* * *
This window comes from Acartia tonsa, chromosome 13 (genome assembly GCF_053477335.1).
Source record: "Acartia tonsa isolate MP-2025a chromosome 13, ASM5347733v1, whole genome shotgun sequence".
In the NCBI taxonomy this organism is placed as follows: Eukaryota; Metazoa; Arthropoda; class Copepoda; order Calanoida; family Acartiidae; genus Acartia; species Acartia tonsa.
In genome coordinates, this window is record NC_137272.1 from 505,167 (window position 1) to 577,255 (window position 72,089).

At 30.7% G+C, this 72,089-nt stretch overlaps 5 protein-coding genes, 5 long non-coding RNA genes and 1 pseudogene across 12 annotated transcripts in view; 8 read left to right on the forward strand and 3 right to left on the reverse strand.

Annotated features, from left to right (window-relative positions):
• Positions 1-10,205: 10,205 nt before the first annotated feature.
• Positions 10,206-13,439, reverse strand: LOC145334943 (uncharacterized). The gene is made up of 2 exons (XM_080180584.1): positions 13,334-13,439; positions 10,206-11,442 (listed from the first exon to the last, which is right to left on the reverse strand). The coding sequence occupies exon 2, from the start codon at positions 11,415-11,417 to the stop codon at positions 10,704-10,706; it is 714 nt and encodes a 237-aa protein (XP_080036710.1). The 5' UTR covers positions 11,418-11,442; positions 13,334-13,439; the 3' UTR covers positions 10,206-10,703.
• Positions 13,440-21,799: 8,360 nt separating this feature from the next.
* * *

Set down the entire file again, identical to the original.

This window comes from Acartia tonsa, chromosome 13 (genome assembly GCF_053477335.1).
Source record: "Acartia tonsa isolate MP-2025a chromosome 13, ASM5347733v1, whole genome shotgun sequence".
In the NCBI taxonomy this organism is placed as follows: Eukaryota; Metazoa; Arthropoda; class Copepoda; order Calanoida; family Acartiidae; genus Acartia; species Acartia tonsa.
In genome coordinates, this window is record NC_137272.1 from 505,167 (window position 1) to 577,255 (window position 72,089).

At 30.7% G+C, this 72,089-nt stretch overlaps 5 protein-coding genes, 5 long non-coding RNA genes and 1 pseudogene across 12 annotated transcripts in view; 8 read left to right on the forward strand and 3 right to left on the reverse strand.

Annotated features, from left to right (window-relative positions):
• Positions 1-10,205: 10,205 nt before the first annotated feature.
• Positions 10,206-13,439, reverse strand: LOC145334943 (uncharacterized). The gene is made up of 2 exons (XM_080180584.1): positions 13,334-13,439; positions 10,206-11,442 (listed from the first exon to the last, which is right to left on the reverse strand). The coding sequence occupies exon 2, from the start codon at positions 11,415-11,417 to the stop codon at positions 10,704-10,706; it is 714 nt and encodes a 237-aa protein (XP_080036710.1). The 5' UTR covers positions 11,418-11,442; positions 13,334-13,439; the 3' UTR covers positions 10,206-10,703.
• Positions 13,440-21,799: 8,360 nt separating this feature from the next.